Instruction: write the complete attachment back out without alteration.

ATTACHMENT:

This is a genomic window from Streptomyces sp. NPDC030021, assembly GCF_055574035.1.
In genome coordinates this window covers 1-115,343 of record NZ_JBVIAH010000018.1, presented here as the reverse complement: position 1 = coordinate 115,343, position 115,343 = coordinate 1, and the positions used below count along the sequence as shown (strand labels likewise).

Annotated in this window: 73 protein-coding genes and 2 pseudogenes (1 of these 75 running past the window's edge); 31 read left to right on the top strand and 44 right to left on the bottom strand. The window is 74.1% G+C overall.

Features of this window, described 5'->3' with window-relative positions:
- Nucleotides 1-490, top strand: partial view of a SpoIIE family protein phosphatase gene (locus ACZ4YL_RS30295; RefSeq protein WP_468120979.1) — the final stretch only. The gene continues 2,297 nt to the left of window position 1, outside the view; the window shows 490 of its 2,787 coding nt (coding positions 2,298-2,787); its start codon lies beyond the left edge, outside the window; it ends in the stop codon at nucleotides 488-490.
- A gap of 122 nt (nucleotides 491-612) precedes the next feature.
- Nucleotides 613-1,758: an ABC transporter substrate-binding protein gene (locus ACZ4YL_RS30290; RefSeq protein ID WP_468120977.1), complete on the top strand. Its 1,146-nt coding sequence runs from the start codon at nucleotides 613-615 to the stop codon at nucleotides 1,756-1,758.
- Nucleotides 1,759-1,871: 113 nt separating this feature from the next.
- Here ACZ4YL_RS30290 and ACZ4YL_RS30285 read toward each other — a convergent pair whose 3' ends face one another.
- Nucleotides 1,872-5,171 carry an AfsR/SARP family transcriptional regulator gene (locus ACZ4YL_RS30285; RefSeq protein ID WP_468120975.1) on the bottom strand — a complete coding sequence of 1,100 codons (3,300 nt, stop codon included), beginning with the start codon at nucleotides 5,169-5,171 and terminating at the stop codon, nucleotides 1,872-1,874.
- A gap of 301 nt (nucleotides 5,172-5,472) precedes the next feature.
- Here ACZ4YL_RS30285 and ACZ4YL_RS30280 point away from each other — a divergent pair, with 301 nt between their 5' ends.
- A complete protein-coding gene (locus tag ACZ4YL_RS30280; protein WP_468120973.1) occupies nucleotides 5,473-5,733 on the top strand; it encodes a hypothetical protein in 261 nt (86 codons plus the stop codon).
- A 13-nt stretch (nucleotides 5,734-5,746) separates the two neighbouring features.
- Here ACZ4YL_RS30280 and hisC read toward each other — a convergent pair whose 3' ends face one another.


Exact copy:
This is a genomic window from Streptomyces sp. NPDC030021, assembly GCF_055574035.1.
In genome coordinates this window covers 1-115,343 of record NZ_JBVIAH010000018.1, presented here as the reverse complement: position 1 = coordinate 115,343, position 115,343 = coordinate 1, and the positions used below count along the sequence as shown (strand labels likewise).

Annotated in this window: 73 protein-coding genes and 2 pseudogenes (1 of these 75 running past the window's edge); 31 read left to right on the top strand and 44 right to left on the bottom strand. The window is 74.1% G+C overall.

Features of this window, described 5'->3' with window-relative positions:
- Nucleotides 1-490, top strand: partial view of a SpoIIE family protein phosphatase gene (locus ACZ4YL_RS30295; RefSeq protein WP_468120979.1) — the final stretch only. The gene continues 2,297 nt to the left of window position 1, outside the view; the window shows 490 of its 2,787 coding nt (coding positions 2,298-2,787); its start codon lies beyond the left edge, outside the window; it ends in the stop codon at nucleotides 488-490.
- A gap of 122 nt (nucleotides 491-612) precedes the next feature.
- Nucleotides 613-1,758: an ABC transporter substrate-binding protein gene (locus ACZ4YL_RS30290; RefSeq protein ID WP_468120977.1), complete on the top strand. Its 1,146-nt coding sequence runs from the start codon at nucleotides 613-615 to the stop codon at nucleotides 1,756-1,758.
- Nucleotides 1,759-1,871: 113 nt separating this feature from the next.
- Here ACZ4YL_RS30290 and ACZ4YL_RS30285 read toward each other — a convergent pair whose 3' ends face one another.
- Nucleotides 1,872-5,171 carry an AfsR/SARP family transcriptional regulator gene (locus ACZ4YL_RS30285; RefSeq protein ID WP_468120975.1) on the bottom strand — a complete coding sequence of 1,100 codons (3,300 nt, stop codon included), beginning with the start codon at nucleotides 5,169-5,171 and terminating at the stop codon, nucleotides 1,872-1,874.
- A gap of 301 nt (nucleotides 5,172-5,472) precedes the next feature.
- Here ACZ4YL_RS30285 and ACZ4YL_RS30280 point away from each other — a divergent pair, with 301 nt between their 5' ends.
- A complete protein-coding gene (locus tag ACZ4YL_RS30280; protein WP_468120973.1) occupies nucleotides 5,473-5,733 on the top strand; it encodes a hypothetical protein in 261 nt (86 codons plus the stop codon).
- A 13-nt stretch (nucleotides 5,734-5,746) separates the two neighbouring features.
- Here ACZ4YL_RS30280 and hisC read toward each other — a convergent pair whose 3' ends face one another.